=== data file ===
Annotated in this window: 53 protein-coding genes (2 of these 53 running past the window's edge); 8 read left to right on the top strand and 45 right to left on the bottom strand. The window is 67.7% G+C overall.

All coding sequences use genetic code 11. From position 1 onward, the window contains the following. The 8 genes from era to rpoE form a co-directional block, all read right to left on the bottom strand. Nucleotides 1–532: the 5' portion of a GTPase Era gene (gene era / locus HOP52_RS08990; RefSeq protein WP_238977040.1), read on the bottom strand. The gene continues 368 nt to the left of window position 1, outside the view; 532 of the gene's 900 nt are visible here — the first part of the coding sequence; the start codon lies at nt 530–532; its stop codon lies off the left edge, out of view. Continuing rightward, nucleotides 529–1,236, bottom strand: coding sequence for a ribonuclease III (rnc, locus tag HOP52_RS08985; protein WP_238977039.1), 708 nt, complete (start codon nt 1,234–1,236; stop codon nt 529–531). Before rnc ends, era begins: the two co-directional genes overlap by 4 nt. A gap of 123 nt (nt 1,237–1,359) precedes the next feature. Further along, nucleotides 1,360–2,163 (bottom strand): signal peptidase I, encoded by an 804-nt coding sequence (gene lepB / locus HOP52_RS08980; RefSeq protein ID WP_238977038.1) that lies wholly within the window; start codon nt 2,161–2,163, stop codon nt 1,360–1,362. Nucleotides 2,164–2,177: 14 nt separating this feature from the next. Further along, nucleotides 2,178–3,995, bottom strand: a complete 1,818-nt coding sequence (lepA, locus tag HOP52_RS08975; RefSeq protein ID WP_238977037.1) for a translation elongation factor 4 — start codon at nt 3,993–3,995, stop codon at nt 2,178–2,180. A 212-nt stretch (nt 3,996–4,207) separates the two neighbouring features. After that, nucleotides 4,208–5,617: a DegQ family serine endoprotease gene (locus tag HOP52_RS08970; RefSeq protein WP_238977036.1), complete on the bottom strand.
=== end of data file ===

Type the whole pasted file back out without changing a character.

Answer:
Annotated in this window: 53 protein-coding genes (2 of these 53 running past the window's edge); 8 read left to right on the top strand and 45 right to left on the bottom strand. The window is 67.7% G+C overall.

All coding sequences use genetic code 11. From position 1 onward, the window contains the following. The 8 genes from era to rpoE form a co-directional block, all read right to left on the bottom strand. Nucleotides 1–532: the 5' portion of a GTPase Era gene (gene era / locus HOP52_RS08990; RefSeq protein WP_238977040.1), read on the bottom strand. The gene continues 368 nt to the left of window position 1, outside the view; 532 of the gene's 900 nt are visible here — the first part of the coding sequence; the start codon lies at nt 530–532; its stop codon lies off the left edge, out of view. Continuing rightward, nucleotides 529–1,236, bottom strand: coding sequence for a ribonuclease III (rnc, locus tag HOP52_RS08985; protein WP_238977039.1), 708 nt, complete (start codon nt 1,234–1,236; stop codon nt 529–531). Before rnc ends, era begins: the two co-directional genes overlap by 4 nt. A gap of 123 nt (nt 1,237–1,359) precedes the next feature. Further along, nucleotides 1,360–2,163 (bottom strand): signal peptidase I, encoded by an 804-nt coding sequence (gene lepB / locus HOP52_RS08980; RefSeq protein ID WP_238977038.1) that lies wholly within the window; start codon nt 2,161–2,163, stop codon nt 1,360–1,362. Nucleotides 2,164–2,177: 14 nt separating this feature from the next. Further along, nucleotides 2,178–3,995, bottom strand: a complete 1,818-nt coding sequence (lepA, locus tag HOP52_RS08975; RefSeq protein ID WP_238977037.1) for a translation elongation factor 4 — start codon at nt 3,993–3,995, stop codon at nt 2,178–2,180. A 212-nt stretch (nt 3,996–4,207) separates the two neighbouring features. After that, nucleotides 4,208–5,617: a DegQ family serine endoprotease gene (locus tag HOP52_RS08970; RefSeq protein WP_238977036.1), complete on the bottom strand.